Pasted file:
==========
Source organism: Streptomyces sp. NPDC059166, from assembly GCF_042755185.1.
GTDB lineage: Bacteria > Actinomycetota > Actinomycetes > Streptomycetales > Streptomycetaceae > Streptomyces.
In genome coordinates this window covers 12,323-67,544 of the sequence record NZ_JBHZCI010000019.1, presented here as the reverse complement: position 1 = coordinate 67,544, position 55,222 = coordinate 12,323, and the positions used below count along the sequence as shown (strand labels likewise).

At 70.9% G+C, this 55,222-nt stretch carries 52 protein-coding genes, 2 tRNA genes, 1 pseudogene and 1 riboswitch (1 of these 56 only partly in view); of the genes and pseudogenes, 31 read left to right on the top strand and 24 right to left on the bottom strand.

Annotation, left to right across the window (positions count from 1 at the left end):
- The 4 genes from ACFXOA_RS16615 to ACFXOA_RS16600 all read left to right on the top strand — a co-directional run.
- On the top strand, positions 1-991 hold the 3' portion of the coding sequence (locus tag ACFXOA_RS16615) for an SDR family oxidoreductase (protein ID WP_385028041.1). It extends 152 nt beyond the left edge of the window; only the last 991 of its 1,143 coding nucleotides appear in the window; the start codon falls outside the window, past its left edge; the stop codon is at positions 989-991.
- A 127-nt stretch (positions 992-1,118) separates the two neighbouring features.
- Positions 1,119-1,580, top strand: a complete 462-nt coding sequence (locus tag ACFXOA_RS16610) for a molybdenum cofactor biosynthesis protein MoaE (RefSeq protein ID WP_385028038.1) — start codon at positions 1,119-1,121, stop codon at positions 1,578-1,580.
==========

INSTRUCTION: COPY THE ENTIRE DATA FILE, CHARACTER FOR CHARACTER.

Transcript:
Source organism: Streptomyces sp. NPDC059166, from assembly GCF_042755185.1.
GTDB lineage: Bacteria > Actinomycetota > Actinomycetes > Streptomycetales > Streptomycetaceae > Streptomyces.
In genome coordinates this window covers 12,323-67,544 of the sequence record NZ_JBHZCI010000019.1, presented here as the reverse complement: position 1 = coordinate 67,544, position 55,222 = coordinate 12,323, and the positions used below count along the sequence as shown (strand labels likewise).

At 70.9% G+C, this 55,222-nt stretch carries 52 protein-coding genes, 2 tRNA genes, 1 pseudogene and 1 riboswitch (1 of these 56 only partly in view); of the genes and pseudogenes, 31 read left to right on the top strand and 24 right to left on the bottom strand.

Annotation, left to right across the window (positions count from 1 at the left end):
- The 4 genes from ACFXOA_RS16615 to ACFXOA_RS16600 all read left to right on the top strand — a co-directional run.
- On the top strand, positions 1-991 hold the 3' portion of the coding sequence (locus tag ACFXOA_RS16615) for an SDR family oxidoreductase (protein ID WP_385028041.1). It extends 152 nt beyond the left edge of the window; only the last 991 of its 1,143 coding nucleotides appear in the window; the start codon falls outside the window, past its left edge; the stop codon is at positions 989-991.
- A 127-nt stretch (positions 992-1,118) separates the two neighbouring features.
- Positions 1,119-1,580, top strand: a complete 462-nt coding sequence (locus tag ACFXOA_RS16610) for a molybdenum cofactor biosynthesis protein MoaE (RefSeq protein ID WP_385028038.1) — start codon at positions 1,119-1,121, stop codon at positions 1,578-1,580.